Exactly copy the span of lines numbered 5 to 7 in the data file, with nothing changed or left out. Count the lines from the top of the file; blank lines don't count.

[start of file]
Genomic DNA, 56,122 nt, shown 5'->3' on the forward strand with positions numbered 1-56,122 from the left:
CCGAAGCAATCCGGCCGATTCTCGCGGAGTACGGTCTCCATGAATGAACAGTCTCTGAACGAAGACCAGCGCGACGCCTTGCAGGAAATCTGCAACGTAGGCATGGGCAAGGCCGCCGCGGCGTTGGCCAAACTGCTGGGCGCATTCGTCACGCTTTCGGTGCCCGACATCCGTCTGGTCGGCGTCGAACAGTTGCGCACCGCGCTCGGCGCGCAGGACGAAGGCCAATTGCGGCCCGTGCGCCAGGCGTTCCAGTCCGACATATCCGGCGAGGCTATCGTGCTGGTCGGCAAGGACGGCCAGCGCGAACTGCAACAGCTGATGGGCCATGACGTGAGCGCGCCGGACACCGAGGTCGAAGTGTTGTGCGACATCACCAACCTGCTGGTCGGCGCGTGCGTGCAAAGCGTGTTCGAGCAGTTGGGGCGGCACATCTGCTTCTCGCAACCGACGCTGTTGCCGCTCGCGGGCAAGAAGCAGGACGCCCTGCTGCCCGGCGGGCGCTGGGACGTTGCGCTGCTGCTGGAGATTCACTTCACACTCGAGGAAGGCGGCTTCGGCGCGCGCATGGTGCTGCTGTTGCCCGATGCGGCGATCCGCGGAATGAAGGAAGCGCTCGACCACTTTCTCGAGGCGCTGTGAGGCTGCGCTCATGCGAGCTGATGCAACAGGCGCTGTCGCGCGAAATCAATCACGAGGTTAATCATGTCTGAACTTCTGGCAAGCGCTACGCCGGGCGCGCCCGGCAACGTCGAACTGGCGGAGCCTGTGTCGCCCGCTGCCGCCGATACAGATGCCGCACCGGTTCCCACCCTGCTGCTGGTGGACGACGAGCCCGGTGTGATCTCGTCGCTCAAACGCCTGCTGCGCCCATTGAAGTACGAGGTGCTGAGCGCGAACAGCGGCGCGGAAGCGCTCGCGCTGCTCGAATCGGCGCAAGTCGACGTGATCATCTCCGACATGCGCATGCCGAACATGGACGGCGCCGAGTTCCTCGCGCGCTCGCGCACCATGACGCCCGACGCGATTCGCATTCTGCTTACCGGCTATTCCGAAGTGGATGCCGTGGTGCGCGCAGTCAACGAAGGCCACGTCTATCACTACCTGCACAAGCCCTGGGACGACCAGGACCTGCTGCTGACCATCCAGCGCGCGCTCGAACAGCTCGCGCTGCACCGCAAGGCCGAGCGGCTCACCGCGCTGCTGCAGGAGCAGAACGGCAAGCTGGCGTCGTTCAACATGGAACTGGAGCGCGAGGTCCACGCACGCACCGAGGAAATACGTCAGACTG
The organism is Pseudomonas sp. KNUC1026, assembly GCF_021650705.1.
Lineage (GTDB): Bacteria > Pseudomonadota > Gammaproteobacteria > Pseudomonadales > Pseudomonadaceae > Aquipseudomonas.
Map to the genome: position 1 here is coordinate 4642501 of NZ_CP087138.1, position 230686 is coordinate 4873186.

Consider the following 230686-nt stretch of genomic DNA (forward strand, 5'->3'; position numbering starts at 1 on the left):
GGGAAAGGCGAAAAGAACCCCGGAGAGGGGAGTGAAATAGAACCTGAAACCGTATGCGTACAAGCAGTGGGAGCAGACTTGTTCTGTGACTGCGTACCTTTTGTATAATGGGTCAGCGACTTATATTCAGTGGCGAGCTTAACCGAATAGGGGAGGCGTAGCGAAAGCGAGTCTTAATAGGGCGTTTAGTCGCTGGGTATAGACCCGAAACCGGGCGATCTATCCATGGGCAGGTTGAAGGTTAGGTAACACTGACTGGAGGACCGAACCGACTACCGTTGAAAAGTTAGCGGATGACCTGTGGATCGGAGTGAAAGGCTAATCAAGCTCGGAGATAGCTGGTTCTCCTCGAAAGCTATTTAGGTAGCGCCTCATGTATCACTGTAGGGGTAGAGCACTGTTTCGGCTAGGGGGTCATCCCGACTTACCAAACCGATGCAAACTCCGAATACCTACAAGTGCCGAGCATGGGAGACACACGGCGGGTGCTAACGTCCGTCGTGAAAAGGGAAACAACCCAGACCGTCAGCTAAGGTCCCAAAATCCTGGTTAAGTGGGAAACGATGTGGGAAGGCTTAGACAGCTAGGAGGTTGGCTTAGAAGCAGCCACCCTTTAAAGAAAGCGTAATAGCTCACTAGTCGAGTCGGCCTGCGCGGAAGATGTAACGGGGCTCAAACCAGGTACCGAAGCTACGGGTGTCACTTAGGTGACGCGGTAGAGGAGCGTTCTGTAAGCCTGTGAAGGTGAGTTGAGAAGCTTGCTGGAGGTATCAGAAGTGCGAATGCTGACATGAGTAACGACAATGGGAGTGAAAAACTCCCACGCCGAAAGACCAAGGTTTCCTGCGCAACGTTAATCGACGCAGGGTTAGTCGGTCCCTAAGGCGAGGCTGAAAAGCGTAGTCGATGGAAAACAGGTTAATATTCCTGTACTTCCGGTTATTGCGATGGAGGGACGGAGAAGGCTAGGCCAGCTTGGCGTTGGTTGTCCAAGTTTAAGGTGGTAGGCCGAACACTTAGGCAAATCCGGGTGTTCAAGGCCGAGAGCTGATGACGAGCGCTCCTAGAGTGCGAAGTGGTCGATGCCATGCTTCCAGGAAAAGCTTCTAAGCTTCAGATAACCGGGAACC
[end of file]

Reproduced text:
Map to the genome: position 1 here is coordinate 4642501 of NZ_CP087138.1, position 230686 is coordinate 4873186.

Consider the following 230686-nt stretch of genomic DNA (forward strand, 5'->3'; position numbering starts at 1 on the left):
GGGAAAGGCGAAAAGAACCCCGGAGAGGGGAGTGAAATAGAACCTGAAACCGTATGCGTACAAGCAGTGGGAGCAGACTTGTTCTGTGACTGCGTACCTTTTGTATAATGGGTCAGCGACTTATATTCAGTGGCGAGCTTAACCGAATAGGGGAGGCGTAGCGAAAGCGAGTCTTAATAGGGCGTTTAGTCGCTGGGTATAGACCCGAAACCGGGCGATCTATCCATGGGCAGGTTGAAGGTTAGGTAACACTGACTGGAGGACCGAACCGACTACCGTTGAAAAGTTAGCGGATGACCTGTGGATCGGAGTGAAAGGCTAATCAAGCTCGGAGATAGCTGGTTCTCCTCGAAAGCTATTTAGGTAGCGCCTCATGTATCACTGTAGGGGTAGAGCACTGTTTCGGCTAGGGGGTCATCCCGACTTACCAAACCGATGCAAACTCCGAATACCTACAAGTGCCGAGCATGGGAGACACACGGCGGGTGCTAACGTCCGTCGTGAAAAGGGAAACAACCCAGACCGTCAGCTAAGGTCCCAAAATCCTGGTTAAGTGGGAAACGATGTGGGAAGGCTTAGACAGCTAGGAGGTTGGCTTAGAAGCAGCCACCCTTTAAAGAAAGCGTAATAGCTCACTAGTCGAGTCGGCCTGCGCGGAAGATGTAACGGGGCTCAAACCAGGTACCGAAGCTACGGGTGTCACTTAGGTGACGCGGTAGAGGAGCGTTCTGTAAGCCTGTGAAGGTGAGTTGAGAAGCTTGCTGGAGGTATCAGAAGTGCGAATGCTGACATGAGTAACGACAATGGGAGTGAAAAACTCCCACGCCGAAAGACCAAGGTTTCCTGCGCAACGTTAATCGACGCAGGGTTAGTCGGTCCCTAAGGCGAGGCTGAAAAGCGTAGTCGATGGAAAACAGGTTAATATTCCTGTACTTCCGGTTATTGCGATGGAGGGACGGAGAAGGCTAGGCCAGCTTGGCGTTGGTTGTCCAAGTTTAAGGTGGTAGGCCGAACACTTAGGCAAATCCGGGTGTTCAAGGCCGAGAGCTGATGACGAGCGCTCCTAGAGTGCGAAGTGGTCGATGCCATGCTTCCAGGAAAAGCTTCTAAGCTTCAGATAACCGGGAACC